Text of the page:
Updated: January 21, 2005
Applies To: Windows Server 2003, Windows Server 2003 R2, Windows Server 2003 with SP1, Windows Server 2003 with SP2
In addition to the groups in the Users and Builtin containers, servers running Windows Server 2003 include several special identities. For convenience, these identities are generally referred to as groups. These special groups do not have specific memberships that can be modified, but they can represent different users at different times, depending on the circumstances. The special groups are:
Represents users and services that access a computer and its resources through the network without using an account name, password, or domain name. On computers running Windows NT and earlier, the Anonymous Logon group is a default member of the Everyone group. On computers running a member of the Windows Server 2003 family, the Anonymous Logon group is not a member of the Everyone group by default.
Represents all current network users, including guests and users from other domains. Whenever a user logs on to the network, the user is automatically added to the Everyone group.
Represents users currently accessing a given resource over the network (as opposed to users who access a resource by logging on locally at the computer where the resource is located). Whenever a user accesses a given resource over the network, the user is automatically added to the Network group.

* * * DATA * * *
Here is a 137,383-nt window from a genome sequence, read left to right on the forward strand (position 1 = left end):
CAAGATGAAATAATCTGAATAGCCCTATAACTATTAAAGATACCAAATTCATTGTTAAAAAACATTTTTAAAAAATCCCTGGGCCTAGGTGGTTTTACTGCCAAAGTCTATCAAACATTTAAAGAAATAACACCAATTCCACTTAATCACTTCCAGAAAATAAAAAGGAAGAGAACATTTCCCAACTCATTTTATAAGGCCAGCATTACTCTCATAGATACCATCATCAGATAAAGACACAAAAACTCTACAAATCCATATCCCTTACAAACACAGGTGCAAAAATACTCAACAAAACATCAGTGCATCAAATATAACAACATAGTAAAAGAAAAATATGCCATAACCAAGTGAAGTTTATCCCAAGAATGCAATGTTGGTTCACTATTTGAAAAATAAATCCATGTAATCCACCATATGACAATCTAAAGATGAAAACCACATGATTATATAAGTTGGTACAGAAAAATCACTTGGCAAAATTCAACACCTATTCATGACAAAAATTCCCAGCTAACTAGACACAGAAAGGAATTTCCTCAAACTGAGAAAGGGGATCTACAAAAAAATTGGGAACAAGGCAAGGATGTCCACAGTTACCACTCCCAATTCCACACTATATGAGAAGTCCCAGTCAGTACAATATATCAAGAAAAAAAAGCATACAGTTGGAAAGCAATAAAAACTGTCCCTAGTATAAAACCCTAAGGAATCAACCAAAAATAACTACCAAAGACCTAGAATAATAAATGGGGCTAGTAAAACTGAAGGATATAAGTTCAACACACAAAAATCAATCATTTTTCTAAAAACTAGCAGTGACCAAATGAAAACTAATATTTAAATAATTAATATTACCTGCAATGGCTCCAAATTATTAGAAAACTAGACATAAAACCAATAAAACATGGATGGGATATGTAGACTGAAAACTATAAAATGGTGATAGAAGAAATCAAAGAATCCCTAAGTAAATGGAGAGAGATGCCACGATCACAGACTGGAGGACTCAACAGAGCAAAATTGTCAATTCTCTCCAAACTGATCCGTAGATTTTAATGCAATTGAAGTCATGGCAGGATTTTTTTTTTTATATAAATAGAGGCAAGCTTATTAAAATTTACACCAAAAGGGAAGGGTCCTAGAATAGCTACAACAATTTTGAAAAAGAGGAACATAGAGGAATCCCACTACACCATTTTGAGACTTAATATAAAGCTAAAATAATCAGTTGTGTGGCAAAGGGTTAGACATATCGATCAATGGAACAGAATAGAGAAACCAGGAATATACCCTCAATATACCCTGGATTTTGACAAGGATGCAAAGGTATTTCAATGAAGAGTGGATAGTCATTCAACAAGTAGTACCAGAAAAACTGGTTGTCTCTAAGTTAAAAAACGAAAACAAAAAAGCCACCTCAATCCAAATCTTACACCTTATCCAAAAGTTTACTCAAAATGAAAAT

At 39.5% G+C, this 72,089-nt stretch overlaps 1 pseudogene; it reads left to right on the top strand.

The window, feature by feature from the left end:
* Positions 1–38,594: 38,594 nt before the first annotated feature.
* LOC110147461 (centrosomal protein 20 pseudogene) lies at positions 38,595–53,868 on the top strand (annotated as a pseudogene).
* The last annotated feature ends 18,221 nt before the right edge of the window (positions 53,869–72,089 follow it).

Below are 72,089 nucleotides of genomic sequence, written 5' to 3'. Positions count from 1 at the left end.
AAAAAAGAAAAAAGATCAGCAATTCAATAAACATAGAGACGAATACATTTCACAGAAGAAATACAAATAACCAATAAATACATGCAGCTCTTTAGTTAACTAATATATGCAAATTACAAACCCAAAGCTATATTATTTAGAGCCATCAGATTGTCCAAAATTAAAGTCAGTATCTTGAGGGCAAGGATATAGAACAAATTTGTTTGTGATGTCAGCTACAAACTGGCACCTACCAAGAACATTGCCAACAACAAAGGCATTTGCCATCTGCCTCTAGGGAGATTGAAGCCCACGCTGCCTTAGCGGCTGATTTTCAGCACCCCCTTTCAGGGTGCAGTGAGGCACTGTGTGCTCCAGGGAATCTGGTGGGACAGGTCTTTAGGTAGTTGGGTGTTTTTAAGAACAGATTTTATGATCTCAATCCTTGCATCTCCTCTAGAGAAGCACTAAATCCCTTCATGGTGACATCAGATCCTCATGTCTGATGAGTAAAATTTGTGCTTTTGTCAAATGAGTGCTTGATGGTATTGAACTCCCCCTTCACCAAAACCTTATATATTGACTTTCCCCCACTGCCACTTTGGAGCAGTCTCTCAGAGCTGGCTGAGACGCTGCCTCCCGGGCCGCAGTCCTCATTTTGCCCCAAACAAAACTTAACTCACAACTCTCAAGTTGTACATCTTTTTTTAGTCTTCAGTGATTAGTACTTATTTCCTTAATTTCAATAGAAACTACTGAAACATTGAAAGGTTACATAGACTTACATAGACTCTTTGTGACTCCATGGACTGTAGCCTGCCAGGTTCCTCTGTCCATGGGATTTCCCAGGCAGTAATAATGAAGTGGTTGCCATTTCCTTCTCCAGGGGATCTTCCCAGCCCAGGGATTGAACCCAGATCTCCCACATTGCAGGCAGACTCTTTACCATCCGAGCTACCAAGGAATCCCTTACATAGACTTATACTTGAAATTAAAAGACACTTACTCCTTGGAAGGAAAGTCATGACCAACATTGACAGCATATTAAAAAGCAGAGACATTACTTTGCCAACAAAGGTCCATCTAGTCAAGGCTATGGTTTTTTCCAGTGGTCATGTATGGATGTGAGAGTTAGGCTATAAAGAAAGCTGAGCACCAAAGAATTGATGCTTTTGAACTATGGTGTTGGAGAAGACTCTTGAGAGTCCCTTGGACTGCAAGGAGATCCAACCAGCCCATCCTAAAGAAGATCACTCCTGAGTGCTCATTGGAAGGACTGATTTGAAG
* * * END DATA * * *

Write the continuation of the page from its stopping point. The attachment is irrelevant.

Represents all users currently logged on to a particular computer and accessing a given resource located on that computer (as opposed to users who access the resource over the network). Whenever a user accesses a given resource on the computer to which they are currently logged on, the user is automatically added to the Interactive group.
Although the special identities can be assigned rights and permissions to resources, the memberships cannot be modified or viewed. Group scopes do not apply to special identities. Users are automatically assigned to these special identities whenever they log on or access a particular resource.
For general information about groups, see Groups.